Andrea Stewart-Cousins Becomes the First African-American Woman to Lead NYS Legislative Conference

0
227


The NYS Senate Democratic Conference has elected Andrea Stewart-Cousins (D-Westchester) to lead their conference. Stewart-Cousins made history by a vote of 19-6. Senator Stewart-Cousins succeeds Senator John Sampson one week after he announced he would step down from the position. “The leadership that existed – Sen. Sampson — was really very good, really solid. He laid groundwork for us,” said Stewart-Cousins. “We have a really good opportunity to look at a new direction, to focus on a progressive agenda, whether it’s campaign finance reform, tougher gun laws, mandate relief, women’s reproductive health. All of these things we are looking at. It certainly is an opportunity. So we thought that new leadership, a vision going forward would really set the pace for what we consider to be a great opportunity to pursue and actually obtain a progressive agenda for a state.”

This is not the first time Stewart-Cousins has made history. Prior to her election to the NYS Senate, she was the first African-American woman county legislator from Yonkers. “I was very excited about being a public servant. I still am. I was excited to be a senator. And I certainly want to advance the agenda of the people of the state and the constituents that sent me here,” said Stewart-Cousins. “So, [becoming Conference Leader] was not a big objective that I had. However, as events unfolded it became clear that many of my colleagues approached me and asked me if I would consider it. I think that it was good that I did.”

Speaking of her conference, Stewart-Cousins spoke of its diversity. “We have a lot of new members. There are about 14 new members. A lot of people that were there before are no longer there,” said Stewart-Cousins. “Our conference is extremely diverse, but it is inclusive. We have members from upstate and downstate, Hispanic and black, we’ve got many more women, we have openly gay members. Everybody’s here.”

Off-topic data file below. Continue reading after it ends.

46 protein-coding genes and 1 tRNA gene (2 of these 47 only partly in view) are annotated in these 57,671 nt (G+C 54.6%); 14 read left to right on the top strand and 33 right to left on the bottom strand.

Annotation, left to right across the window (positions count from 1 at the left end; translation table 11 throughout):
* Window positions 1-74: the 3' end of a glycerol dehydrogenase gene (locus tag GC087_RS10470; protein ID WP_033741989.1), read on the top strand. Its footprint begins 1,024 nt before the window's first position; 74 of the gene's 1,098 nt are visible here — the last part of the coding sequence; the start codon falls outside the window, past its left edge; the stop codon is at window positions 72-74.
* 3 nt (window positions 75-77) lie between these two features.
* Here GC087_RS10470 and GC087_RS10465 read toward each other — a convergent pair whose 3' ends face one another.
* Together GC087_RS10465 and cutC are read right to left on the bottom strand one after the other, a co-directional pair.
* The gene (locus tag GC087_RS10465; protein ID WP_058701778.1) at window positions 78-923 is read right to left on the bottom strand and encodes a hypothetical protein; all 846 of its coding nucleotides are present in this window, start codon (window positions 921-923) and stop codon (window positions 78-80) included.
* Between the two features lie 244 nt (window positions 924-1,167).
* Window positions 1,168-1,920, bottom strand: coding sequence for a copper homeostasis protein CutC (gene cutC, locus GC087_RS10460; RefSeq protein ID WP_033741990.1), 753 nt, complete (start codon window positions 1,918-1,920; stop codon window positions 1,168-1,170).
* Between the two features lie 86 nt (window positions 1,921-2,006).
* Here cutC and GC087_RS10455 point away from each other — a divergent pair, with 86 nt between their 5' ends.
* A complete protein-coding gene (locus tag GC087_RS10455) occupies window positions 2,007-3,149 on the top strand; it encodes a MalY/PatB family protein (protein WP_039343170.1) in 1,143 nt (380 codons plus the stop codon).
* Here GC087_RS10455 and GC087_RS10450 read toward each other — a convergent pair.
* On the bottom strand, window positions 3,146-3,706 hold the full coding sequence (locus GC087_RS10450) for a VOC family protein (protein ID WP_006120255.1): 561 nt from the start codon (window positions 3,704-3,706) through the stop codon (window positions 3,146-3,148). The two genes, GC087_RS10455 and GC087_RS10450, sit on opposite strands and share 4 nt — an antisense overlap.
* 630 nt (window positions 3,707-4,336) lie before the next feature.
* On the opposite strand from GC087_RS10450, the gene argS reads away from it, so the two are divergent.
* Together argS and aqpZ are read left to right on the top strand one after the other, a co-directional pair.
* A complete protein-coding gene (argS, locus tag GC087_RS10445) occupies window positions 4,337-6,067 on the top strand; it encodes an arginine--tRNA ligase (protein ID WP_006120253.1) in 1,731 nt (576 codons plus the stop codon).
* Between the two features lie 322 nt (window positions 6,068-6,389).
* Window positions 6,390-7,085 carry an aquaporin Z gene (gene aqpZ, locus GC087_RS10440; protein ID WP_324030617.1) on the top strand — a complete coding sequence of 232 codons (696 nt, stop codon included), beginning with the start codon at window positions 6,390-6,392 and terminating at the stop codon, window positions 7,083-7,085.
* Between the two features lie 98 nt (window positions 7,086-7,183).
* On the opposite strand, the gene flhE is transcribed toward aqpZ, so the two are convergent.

Referring obliquely of a risk of voter disenfranchisement due to the coalition between the Senate GOP and the Independent Democratic Conference (IDC), Stewart-Cousins said, “The reality is we are a numerical majority; there are so many voices that should be heard. We are certainly concerned that they will be muted because of the way this construct is. We hope that we will be not only a statistical majority but a functioning majority.”
Stewart-Cousins has worked with all members of the IDC in the past, and hopes to continue to do so. “We’ve had good relationships working on various issues and I certainly will be extending a hand to Sen. Klein, hoping that he will sit and talk about the things that we can do together again. The things we are looking at — whether it’s the Dream Act, reforming stop-and-frisk, protecting our environment — I believe our conference has in common with the IDC. If we can work together again as Democrats, it would be great,” said Stewart-Cousins. “I want to begin the dialogue. I don’t know what’s going to happen in terms of any big change now and when we start [the next session]. I am certainly going to make sure that there is no obstacles to us working together. Hopefully, they will agree and we will find some common ground. Who knows? Maybe we can be Democrats just as our electorate expected us to be.”

The day after she was elected Conference Leader, Stewart-Cousins had a meeting with Gov. Cuomo. “I brought colleagues with me. We had an open discussion. We talked about the state of the state and his legislative priorities. Coincidentally, many of his priorities are ours as well,” said Stewart Cousins. “It was a conversation about Democrats being in a position to create the agenda and make it happen. I think he wants to make sure it gets done. We want to make sure it gets done.”

“None of us understands how this new coalition is going to work,” she added cautiously. “We are proceeding optimistically and with the idea that at the end of the day the people’s business – which is what we are all for – will get done.”

Acknowledging that many people have strong feelings about the Senate GOP/IDC coalition, Stewart-Cousins said, “The fact of the matter is when voters go to the polls and expect that they are voting for someone in a certain party, they have every right to think that the person that they have voted for will actually confer and adhere to the policies and objectives of the party.”

Stewart-Cousins assured that the Senate Democratic Conference is interested in making sure that a progressive agenda is passed.

But she warned that if the IDC proposes a watered-down version of progressive legislation to appease the Senate GOP, “No one would be happy about that. We understand that there will be votes that are needed.”
Stewart-Cousins wants to begin the conversation with the IDC “because the reality is things that the governor wants passed and many of the things that are important to New Yorkers, have to have the votes of the Democrats. That is very clear to everyone. We will proceed with the objective of getting these things done. I certainly will not be an impediment to doing the bills that would make New York a better place. Hopefully, the IDC will be a part of what we will be doing.”

“I would hope we are able to do it together,” said Stewart-Cousins. “I would love to do it in a way that is less complex and function as a Democratic conference, but I think that as long as we keep focusing on getting the things that our residents expect to have done for them, we will be fine.”